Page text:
Prague Biennale 5

Interesting, new, emerging, and groundbreaking art at the 5th edition of this festival

Paul Ratner

Written by Paul Ratner Published on 30.05.2011 15:26:20 (updated on 30.05.2011) Reading time: 3 minutes

Modern art is often misunderstood and sometimes lampooned for its over-reliance on highly intellectualized explanations and themes that seem to resonate only with the initiated. And while it still indulges in fancy verbiage to position its artists, the Prague Biennale 5 presents many works that you will feel with your gut even if you did always suspect that a kindergarten kid could outdo (or out-blue) Yves Klein´s “Blue Monochrome”.

According to one of its founders, Giancarlo Politi, the Prague Biennale is “the most important art event in Central Europe”. And it´s hard to argue with such a claim, as the exhibition is indeed very expansive, featuring three floors of cutting-edge art. The focus is on breaking new talents from the Czech and Slovak Republics, as well as artists from US, Italy, Germany, Hungary, Great Britain, Portugal, Canada, Norway, Switzerland and more!  

As you might suspect from its name, the Biennale is held every two years, starting from 2003. This year it´s taken over the Microna, a former aircraft engine factory. The exhibit has opened on the 19th of May and will run until September 11 (perhaps not coincidentally).

The main focus this year is on painting, in a section fortunately named EXPANDED PAINTING. This section highlights the latest in contemporary painting and fosters such art conversations as “duality figuration versus abstraction”.  

As Giancarlo says, there is an old adage ‘Old hens make the best broth´. No old hens at the Biennale! “Contemporary painting contains nothing old at all – though the soup remains delicious,” concludes director Politi.

The Expanded Painting is further expanded into several exhibits:

The “Portraits of Power” focuses on artists who live and work in Hungary and choose to explore its imperial and communist pasts and the “often strained relationships between society and the individual”. You can expect blurring of the line between reality and fiction as well as the conscious and the subconscious in works by Zsolt Bodoni, Robert Fekete, Attila Szűcs and others.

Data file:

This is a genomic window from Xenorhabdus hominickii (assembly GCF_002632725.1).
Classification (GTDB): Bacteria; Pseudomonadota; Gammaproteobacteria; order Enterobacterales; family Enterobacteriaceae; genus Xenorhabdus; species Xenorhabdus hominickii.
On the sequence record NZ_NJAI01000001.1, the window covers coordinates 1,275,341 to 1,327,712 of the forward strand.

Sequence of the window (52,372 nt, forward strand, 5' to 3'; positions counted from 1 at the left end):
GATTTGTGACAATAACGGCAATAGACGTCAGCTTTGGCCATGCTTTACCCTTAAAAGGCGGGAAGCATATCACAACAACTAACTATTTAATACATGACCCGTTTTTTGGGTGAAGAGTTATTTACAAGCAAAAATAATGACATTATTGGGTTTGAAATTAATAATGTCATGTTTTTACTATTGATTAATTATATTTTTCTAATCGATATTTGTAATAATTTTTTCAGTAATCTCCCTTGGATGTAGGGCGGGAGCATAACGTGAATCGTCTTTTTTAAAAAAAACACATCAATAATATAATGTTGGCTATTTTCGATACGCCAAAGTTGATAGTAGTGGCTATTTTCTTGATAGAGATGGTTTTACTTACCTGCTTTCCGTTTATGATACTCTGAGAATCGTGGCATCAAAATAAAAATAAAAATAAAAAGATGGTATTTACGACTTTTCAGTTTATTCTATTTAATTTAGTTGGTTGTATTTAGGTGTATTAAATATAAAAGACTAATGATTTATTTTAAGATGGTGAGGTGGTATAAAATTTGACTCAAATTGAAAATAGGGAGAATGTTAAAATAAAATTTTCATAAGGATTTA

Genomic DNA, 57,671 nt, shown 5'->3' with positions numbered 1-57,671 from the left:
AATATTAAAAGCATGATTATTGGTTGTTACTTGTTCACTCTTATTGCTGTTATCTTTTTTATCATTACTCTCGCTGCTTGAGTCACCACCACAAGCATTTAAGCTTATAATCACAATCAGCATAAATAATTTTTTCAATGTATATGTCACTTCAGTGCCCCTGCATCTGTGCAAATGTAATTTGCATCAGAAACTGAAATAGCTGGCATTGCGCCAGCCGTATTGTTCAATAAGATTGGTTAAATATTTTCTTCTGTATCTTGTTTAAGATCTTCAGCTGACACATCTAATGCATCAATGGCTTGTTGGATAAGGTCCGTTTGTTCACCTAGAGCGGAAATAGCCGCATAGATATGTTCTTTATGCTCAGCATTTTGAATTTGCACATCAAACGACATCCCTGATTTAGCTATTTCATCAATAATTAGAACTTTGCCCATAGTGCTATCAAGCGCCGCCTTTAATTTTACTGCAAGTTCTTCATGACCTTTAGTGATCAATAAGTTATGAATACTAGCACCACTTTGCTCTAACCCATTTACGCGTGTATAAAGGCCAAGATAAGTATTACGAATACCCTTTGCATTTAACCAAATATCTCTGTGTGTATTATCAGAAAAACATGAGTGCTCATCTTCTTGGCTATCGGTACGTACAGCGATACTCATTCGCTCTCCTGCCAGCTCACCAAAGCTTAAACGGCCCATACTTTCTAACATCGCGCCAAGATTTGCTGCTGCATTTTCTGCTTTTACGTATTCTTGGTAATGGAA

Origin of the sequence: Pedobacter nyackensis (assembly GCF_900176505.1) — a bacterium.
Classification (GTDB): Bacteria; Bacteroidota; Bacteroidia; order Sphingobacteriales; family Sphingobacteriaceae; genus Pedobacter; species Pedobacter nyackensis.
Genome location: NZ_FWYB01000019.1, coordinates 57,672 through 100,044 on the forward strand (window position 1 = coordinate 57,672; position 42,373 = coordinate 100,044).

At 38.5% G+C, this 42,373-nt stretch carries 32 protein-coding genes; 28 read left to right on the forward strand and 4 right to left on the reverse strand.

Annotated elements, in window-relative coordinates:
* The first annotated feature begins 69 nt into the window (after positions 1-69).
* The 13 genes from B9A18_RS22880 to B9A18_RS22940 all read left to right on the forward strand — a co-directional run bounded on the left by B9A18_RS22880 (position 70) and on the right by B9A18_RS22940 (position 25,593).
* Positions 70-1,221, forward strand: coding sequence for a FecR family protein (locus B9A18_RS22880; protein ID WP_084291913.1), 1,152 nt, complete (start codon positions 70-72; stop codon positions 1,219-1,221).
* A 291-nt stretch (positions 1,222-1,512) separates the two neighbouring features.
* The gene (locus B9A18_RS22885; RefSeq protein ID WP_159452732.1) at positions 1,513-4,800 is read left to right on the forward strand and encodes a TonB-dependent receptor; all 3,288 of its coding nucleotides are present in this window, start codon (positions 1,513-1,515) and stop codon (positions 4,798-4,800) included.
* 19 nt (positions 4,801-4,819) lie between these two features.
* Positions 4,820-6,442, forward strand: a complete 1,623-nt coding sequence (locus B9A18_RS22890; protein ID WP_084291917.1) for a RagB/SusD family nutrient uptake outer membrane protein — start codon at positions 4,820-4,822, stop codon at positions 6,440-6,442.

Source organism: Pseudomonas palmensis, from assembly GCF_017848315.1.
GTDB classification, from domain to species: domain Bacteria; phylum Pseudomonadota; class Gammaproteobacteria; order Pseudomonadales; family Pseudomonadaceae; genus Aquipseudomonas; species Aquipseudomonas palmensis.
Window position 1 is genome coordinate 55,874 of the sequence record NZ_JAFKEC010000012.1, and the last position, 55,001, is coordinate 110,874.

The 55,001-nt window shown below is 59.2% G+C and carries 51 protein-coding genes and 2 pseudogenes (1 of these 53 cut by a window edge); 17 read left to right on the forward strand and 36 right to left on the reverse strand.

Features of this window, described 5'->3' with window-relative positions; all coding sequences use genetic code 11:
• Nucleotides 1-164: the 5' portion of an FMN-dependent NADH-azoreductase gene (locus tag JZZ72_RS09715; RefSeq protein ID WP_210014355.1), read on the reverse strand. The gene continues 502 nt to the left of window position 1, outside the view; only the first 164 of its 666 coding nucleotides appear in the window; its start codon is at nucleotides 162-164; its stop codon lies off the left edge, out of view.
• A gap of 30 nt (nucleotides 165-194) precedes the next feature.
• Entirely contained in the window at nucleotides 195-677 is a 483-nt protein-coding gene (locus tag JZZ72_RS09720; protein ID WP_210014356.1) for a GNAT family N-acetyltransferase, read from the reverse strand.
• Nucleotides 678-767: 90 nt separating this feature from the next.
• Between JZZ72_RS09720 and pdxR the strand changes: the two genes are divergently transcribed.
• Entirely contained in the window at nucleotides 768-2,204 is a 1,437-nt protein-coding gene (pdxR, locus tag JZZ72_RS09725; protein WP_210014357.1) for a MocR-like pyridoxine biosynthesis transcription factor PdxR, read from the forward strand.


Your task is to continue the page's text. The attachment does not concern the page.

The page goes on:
There is also a section focusing on eight artists from the UK (Graham Chorlton, Sally Payen, Caroline Walker, and more) who explore themes of domesticity and homes.

The Necessity of Abstraction” explores the promised abstraction in modern German art via artists from Berlin (Friederike Feldmann, Arturo Herrera, Anne Neukamp and others).

Another large part of the Biennale is something called “Art in General”, which features many Czech and Slovakian artists as well as talented works from India and Canada.

The emerging global juggernaut that is India has also been making waves in the arts, exploring issues of sexuality, mortality, politics and religion while investigating the tensions inherent in its rapid modernization. Look for artists like Sarnath Bannerjee, Tejal Shah, T Venkanna and 19 others.

The Czech contingent focuses on ways of facing reality and overcoming time and space via “subjective gesture”. The Slovak artists presented by the Biennale (like Erik Binder and Ilona Nemeth) are interested in “non-communication” in life and the art world that´s full of “noise, misunderstanding and misinterpretation.”

The third uber-division of the exhibit focuses on Italy and is appropriately named “Focus Italy”. It presents artists who establish connections between tradition and cultural growth, while speaking on domesticity and craftsmanship. Another hot topic explored by artists like Yuri Ancarani, Silvia Hell (great name!) and Marco Strapato is called “The Crisis of Confidence” and is born of the low level of confidence in the Italian society (manifested in the current financial crisis).

There is also an interesting section of Italian video artists who are concerned with existence reflected on the screens and Italy´s seduction by ‘the mediatic power of the television”.  

In conjunction with the Biennale 5, a second edition of the Biennale Photo exhibit is also taking place. It spotlights the hottest young phenoms in the field of photography from the Czech Republic and beyond.

The main section this year is called “Romantic Construct” and it skillfully presents the thinning boundaries between art and photography. There is also a highlight on new Polish photographers like Adam Lach and Ewa Meissner.

All in all, the Biennale is a wondrous and rich exhibit and you are sure to find something that will help you take a deeper look at the reality around you and tickle your intellectual fancy. Be sure to check it out.

Location: MICRONA, Československého exilu 4, Praha 4 – Modřany
Hours: Open seven days a week from 12:00 to 19:00. May 19 – Sept 11.
How to get there: Take tram 3, 17 or 21 or bus 253 – stop at Belarie.
Price: 150 CZK (full), 70 CZK (media, students, handicapped)

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